You have just purchased your new prized possession, drive it around for a while and then your gas light comes on alerting you that it’s time to refuel. No big deal…just pull into your friendly neighborhood gas station and fill up. You soon realize that this is not as easy as it used to be. Many gas stations cannot accommodate large, diesel-powered recreational vehicles. That’s why many RVers prefer fueling up at truck stops. They are easily accessible from interstates; the islands and driveways can accommodate the largest of RVs; pump nozzles on both sides can fill two tanks without re-positioning; and, the cost of diesel tends to be less expensive.
Truck stops fueling can be intimidating your first time. In a truck stop, like anywhere else in life, consideration for others goes a long way. Follow these guidelines of things to do and not to do while fueling at a truck stop and your pit stop will go smoothly:
- Do not unnecessarily delay others waiting behind you. Professional truckers are looking to get in and out as fast as possible. They’re not making any money while sitting still.
- If you have tanks on both sides of the RV to fill, position the vehicle so that both nozzles reach. Using both pumps simultaneously allows you to fill up quicker.
- If the only tank you are filling is on the right hand side, you must remove the nozzle from the left pump and turn it on before the right pump will operate. This is because the pump on the right side is a “slave” to the controlling pump on the left.
- Cleaning windshields is acceptable while pumping fuel, not after.
- When you are finished filling up your tank(s) and washing your windows, pull forward enough to allow the truck or RV behind you to pull in and begin refueling. Once you pull forward you can go into the truck stop store, pick up any needed grocery items and pay the cashier for the fuel you just pumped.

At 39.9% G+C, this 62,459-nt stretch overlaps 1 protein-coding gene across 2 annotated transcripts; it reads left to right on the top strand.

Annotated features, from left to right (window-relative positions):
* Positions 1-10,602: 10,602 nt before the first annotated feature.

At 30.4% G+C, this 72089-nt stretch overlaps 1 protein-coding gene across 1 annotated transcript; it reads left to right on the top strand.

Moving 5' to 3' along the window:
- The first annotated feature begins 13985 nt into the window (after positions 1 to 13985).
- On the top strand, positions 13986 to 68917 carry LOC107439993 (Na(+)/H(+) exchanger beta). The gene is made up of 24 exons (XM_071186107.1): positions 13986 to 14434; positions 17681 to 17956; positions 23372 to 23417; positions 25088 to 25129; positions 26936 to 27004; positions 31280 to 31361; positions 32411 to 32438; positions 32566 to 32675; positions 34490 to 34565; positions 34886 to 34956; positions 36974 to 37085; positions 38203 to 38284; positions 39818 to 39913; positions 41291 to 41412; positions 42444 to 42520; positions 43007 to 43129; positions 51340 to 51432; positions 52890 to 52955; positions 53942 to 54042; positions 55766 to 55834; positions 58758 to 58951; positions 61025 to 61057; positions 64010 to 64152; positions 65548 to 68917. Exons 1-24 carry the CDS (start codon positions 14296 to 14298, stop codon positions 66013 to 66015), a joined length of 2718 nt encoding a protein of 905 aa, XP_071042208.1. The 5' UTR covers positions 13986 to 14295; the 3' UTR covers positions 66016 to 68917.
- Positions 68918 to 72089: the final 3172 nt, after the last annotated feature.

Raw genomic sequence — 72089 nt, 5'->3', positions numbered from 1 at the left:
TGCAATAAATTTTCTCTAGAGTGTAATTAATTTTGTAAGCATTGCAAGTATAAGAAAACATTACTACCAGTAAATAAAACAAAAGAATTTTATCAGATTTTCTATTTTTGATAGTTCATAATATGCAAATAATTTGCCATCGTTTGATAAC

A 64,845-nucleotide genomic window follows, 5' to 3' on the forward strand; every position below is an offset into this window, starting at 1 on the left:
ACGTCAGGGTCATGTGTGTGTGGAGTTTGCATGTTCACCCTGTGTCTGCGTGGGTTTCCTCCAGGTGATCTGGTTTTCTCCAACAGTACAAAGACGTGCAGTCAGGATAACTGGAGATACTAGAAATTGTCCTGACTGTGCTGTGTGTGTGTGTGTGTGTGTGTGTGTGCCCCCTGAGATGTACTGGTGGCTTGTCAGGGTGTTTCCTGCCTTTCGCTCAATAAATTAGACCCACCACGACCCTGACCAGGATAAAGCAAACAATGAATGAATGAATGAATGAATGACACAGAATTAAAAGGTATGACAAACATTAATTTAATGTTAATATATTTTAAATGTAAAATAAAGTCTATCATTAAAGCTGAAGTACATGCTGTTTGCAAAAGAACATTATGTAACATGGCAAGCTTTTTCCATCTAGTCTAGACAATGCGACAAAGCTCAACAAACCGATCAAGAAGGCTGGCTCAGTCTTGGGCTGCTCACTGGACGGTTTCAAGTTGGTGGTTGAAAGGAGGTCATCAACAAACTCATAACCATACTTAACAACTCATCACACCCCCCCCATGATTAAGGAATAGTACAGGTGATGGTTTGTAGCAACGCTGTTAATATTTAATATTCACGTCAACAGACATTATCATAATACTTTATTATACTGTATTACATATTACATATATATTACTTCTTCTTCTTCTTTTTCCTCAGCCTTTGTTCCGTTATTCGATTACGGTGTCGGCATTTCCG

To ease your discomfort at entering the truckers’ world, truck stop managers have been asked how they feel about RV’s fueling up. Their answer: You are a paying customer, just like the trucks. If you feel intimidated, just be a courteous consumer and truck stops will be happy to do business with you.
Many of our coaches have trouble with just one sided fill ups, much less adding a slave nozzle too. High speed trucker pumps overload the fill neck, causing foam-back. The article made no mention of that issue. It’s usually best to locate any slow-speed pump at a facility, and use that instead, rather than tie up a trucker pump trying to micromanage its flow rate with its trigger.
Hector Rodriguez said:
I am sorry but I have to disagree with the above statement : “Do not unnecessarily delay others waiting behind you. Professional truckers are looking to get in and out as fast as possible. They’re not making any money while sitting still.”
I think I am the only one that gets in and out of their way when I get to a trucker fuel stop. Those guys when finish filling up their tanks they pull forward just to get out of the way only to go inside and come out 20 – 30 min later. Not sure what they are doing inside the truck stop, but when they come out they have lunch in their hands and other items purchased inside.